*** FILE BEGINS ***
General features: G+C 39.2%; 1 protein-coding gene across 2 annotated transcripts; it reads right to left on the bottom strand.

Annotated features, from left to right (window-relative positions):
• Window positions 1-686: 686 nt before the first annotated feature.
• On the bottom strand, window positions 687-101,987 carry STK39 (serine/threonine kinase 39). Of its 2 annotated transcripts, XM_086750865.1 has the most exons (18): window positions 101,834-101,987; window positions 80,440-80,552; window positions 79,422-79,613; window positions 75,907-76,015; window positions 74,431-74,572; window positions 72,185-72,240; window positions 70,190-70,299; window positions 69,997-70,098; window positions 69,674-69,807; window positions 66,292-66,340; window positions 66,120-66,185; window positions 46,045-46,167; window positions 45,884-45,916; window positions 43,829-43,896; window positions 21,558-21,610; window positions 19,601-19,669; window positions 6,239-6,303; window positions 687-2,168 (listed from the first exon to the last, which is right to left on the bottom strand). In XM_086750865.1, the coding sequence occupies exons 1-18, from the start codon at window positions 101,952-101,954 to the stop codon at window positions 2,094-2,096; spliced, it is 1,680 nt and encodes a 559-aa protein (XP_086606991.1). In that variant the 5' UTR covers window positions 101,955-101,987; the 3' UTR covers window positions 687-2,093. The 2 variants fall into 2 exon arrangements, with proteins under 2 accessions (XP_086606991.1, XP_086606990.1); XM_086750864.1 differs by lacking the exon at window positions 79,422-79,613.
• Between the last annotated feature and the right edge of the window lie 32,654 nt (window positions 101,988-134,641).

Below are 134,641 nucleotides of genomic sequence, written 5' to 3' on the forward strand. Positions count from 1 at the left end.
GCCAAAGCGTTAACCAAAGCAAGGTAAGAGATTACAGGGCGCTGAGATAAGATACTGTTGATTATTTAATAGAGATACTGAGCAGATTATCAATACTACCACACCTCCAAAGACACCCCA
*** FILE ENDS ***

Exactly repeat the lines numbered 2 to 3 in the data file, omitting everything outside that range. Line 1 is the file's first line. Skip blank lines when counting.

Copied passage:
Annotated features, from left to right (window-relative positions):
• Window positions 1-686: 686 nt before the first annotated feature.